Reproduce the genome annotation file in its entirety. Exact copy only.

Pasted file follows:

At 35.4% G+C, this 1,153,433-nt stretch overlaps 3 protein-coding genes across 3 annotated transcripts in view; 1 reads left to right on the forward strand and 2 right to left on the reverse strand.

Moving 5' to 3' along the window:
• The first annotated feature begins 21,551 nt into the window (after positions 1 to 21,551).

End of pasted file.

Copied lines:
At 35.4% G+C, this 1,153,433-nt stretch overlaps 3 protein-coding genes across 3 annotated transcripts in view; 1 reads left to right on the forward strand and 2 right to left on the reverse strand.

Moving 5' to 3' along the window:
• The first annotated feature begins 21,551 nt into the window (after positions 1 to 21,551).